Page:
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Tuesday, 29 January, 2002, 10:28 GMT
Denver's survival instinct
The dynamic metropolis known as Denver started out as nothing more than a mining camp after gold was discovered in Cherry Creek about 150 years ago.
Today, the city's metropolitan area is an economic dynamo, having experienced one of the greatest surges in population growth of any American city, gaining over half a million new residents during the '90s.
The growth in population, spurred by Denver's dynamic economy, quality of life and panoramic scenery, has boosted development and redevelopment on a massive scale.
Denver's downtown is renowned for its recent renaissance where a pedestrian mall has become the destination for tourists and locals alike.
Automobile traffic has increased tremendously, with Colorado holding the distinction of having more cars per capita than other state in the US - an average of three per household.
Interstate 25, the main north/south corridor through Denver, is undergoing massive renovation. It is one of most heavily travelled routes in the country.
Despite the rapid growth, the economies of Denver and Colorado - largely considered equal because Denver makes up more than 50% of the state's total - here has slowed with the rest of the nation.
Colorado's unemployment rate rose to 5.2% in December, according to state statistics, while Denver showed a 4.9% rate.
Manufacturing activity has declined as has the demand for loans, according to the latest report from the Federal Reserve Bank of Kansas City. It also noted home sales and housing starts in Colorado are especially sluggish.
"Despite the fact that people like to delude themselves that Colorado is somehow different, says US Bank chief economist Tucker Hart Adams, "the fact is we are very much in line with the US economy."
In 2002, Mrs Adams says she expects Colorado's economy to retract slightly during the first six months but begin growing slowly in the second half of the year - if the larger US economy begins recovery.
"My biggest concern is not that we're going to have a sustained period of additional contraction," she says, "but rather that it's going to be pretty much waddling sideways for several quarters."
The downfall of the US economy has largely been tied to the high-tech sector's bubble-burst. Colorado is home to a number of high-technology firms and is a major telecommunications hub.
Mrs Adams says telecommunications - along with energy - remains an important part of the Colorado economy. Although, neither plays the sizable role it once did.
Recent deals here have resulted in a number of job losses, including one between Qwest and regional telephone company US West, which will result in 7,000 redundancies caused by the melding of the two telecommunications firms.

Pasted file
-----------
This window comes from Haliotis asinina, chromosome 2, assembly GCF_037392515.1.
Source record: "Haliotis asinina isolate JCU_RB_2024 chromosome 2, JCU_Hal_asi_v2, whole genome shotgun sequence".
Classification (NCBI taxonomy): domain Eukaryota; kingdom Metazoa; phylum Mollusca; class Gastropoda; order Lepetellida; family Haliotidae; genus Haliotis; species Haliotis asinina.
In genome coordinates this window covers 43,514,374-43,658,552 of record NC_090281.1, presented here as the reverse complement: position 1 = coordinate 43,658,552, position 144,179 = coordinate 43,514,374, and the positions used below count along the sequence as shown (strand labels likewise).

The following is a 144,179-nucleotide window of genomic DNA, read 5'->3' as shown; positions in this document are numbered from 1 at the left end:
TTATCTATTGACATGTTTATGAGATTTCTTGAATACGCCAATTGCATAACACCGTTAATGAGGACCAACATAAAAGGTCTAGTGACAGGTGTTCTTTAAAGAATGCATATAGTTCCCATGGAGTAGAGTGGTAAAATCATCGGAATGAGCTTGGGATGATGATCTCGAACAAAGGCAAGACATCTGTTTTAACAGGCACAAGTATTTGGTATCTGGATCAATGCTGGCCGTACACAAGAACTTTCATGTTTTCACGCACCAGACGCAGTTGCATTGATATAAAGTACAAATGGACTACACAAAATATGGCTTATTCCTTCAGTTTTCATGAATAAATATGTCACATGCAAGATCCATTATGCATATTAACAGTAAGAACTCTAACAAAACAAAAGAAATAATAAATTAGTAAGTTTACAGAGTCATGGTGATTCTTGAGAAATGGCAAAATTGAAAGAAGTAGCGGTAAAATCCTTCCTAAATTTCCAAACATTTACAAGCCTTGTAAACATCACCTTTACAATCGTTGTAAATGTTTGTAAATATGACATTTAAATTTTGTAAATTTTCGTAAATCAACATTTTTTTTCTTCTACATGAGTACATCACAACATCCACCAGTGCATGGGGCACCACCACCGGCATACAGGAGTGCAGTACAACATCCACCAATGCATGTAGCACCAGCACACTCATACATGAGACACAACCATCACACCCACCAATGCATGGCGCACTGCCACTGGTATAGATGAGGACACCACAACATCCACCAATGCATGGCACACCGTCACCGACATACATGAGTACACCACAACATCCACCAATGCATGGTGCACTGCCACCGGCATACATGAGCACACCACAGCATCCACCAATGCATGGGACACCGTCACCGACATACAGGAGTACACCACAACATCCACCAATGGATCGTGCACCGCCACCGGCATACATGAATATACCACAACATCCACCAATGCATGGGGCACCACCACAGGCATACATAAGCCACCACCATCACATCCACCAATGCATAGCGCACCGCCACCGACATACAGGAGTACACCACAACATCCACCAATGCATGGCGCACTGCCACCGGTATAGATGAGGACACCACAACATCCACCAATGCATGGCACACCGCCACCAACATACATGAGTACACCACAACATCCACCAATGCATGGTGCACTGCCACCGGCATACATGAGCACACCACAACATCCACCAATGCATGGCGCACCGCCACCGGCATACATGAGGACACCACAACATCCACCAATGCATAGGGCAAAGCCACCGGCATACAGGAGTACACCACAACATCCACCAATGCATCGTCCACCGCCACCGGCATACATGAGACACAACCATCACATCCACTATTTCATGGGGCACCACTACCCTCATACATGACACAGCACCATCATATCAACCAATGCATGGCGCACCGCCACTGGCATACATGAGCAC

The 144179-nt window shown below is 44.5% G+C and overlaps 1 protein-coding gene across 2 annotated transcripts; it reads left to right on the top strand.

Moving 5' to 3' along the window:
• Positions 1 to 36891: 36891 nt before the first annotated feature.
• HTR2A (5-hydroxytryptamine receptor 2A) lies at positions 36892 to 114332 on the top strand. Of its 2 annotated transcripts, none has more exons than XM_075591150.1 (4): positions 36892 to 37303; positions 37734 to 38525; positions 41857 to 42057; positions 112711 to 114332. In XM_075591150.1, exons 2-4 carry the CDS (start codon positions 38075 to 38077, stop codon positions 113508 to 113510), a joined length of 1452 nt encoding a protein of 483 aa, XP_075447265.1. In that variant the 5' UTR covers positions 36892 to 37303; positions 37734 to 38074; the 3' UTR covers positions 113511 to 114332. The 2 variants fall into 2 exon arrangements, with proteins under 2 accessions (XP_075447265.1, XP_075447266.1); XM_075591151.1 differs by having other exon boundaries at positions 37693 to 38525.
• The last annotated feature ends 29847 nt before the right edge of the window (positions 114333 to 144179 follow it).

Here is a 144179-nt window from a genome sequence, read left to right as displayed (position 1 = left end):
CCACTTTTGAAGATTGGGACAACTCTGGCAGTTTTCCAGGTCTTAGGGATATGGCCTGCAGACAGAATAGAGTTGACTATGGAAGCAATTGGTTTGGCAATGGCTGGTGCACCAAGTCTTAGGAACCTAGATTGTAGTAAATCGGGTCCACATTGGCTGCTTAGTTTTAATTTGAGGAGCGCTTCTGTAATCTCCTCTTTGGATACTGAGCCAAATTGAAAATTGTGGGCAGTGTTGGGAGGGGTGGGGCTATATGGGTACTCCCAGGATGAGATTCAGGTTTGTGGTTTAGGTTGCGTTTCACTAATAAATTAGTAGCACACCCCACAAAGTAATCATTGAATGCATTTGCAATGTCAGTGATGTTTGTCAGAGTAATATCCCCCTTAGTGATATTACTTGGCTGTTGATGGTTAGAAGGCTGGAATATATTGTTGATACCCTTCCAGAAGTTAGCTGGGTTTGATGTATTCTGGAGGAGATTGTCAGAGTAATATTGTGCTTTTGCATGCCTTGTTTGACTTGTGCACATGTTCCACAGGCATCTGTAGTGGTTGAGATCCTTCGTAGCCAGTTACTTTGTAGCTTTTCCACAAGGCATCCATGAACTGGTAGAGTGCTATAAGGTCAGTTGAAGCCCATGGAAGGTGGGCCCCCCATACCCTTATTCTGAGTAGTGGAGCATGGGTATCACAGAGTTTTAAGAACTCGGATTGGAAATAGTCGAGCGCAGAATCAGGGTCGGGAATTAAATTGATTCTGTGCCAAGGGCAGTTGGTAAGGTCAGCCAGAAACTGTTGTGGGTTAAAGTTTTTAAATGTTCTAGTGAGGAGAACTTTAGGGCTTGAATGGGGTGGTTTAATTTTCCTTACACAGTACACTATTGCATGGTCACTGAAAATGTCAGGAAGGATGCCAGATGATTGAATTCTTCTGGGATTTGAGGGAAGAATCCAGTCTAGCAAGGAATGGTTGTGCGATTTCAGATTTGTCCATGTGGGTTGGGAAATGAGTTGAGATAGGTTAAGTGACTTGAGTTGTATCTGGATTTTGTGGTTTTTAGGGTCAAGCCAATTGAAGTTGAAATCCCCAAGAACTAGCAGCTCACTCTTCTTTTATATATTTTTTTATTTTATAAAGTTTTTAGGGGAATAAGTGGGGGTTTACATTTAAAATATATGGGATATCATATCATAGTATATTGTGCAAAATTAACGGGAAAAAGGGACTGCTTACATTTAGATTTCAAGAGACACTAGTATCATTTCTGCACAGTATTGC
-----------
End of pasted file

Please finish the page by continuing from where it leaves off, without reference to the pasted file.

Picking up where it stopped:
Other recent layoffs include nearly 1,000 jobs at TeleTech, a manager of call centres for other companies.
In a $1.2bn (£852m) deal with IBM, TeleTech has agreed to run customer service call centres for Nextel Communications.
In doing so, TeleTech will close its call centre in suburban Douglas County in an effort to reduce costs by finding cheaper labour in other states.
Slumping energy prices
A drop in energy prices has had a negative effect on the energy sector in Colorado, with oil and natural gas drilling falling to levels not seen in two years.
While industry experts expect prices to rise again as inventories decrease, no one expects to see the record prices for natural gas seen a scant year ago.
Energy analysts here see that as a positive.
"Stability is as important as price," explains Greg Schnacke of the Colorado Oil and Gas Association.
"High-price spikes and low dips are not the best thing for the overall economy and not the best thing for the energy economy," he says. "We need a stable price."
Stable prices mean consumers can better budget the amount they spend on energy, and spend more freely in other areas of the economy.
The talk of stability within the energy sector is soothing words for those who survived the topsy-turvy past here.
In the late 1970s Denver emerged again as a boom town, as surging oil prices led to speculation and near hysteria as energy developers tried to cash in.
By the mid 1980s, as energy prices plummeted, Colorado's economy spiralled downward, resulting in huge layoffs and driving down home prices.
Drilling for gas
But now, while energy exploration and manufacture remain an important component of both the local and state economies, Colorado's economy is no longer as dependent on energy as it once was.
Nevertheless, energy exploration remains an important component of the state's economy - most significantly, natural gas.
Today, the number of people employed by Colorado's natural gas and oil industry numbers about 11,500. And those are well-paying jobs, averaging an annual salary of nearly $60,500.
One bright spot among Colorado's economy is gaming. Casinos saw profits rise 7% in 2001 despite a souring local economy and the 11 September attacks, which many cite as a reason for falling numbers of tourists.
Colorado's economy is heavily dependent on tourist dollars, but gaming here - unlike "destination" resorts such as Las Vegas and Atlantic City, New Jersey - is not.
Just as in other parts of the economy, Americans are keeping their money close to home. For Colorado casinos, that resulted in a record $57m (£40.5m) in profits last year.
While gaming may be the anomaly, analysts here expect Denver to emerge from the current slowdown when businesses start expanding again and consumers resume spending - not when economists pronounce an end to the recession.
That assertion is a prime example of the sort of independent spirit Colorado was founded on.
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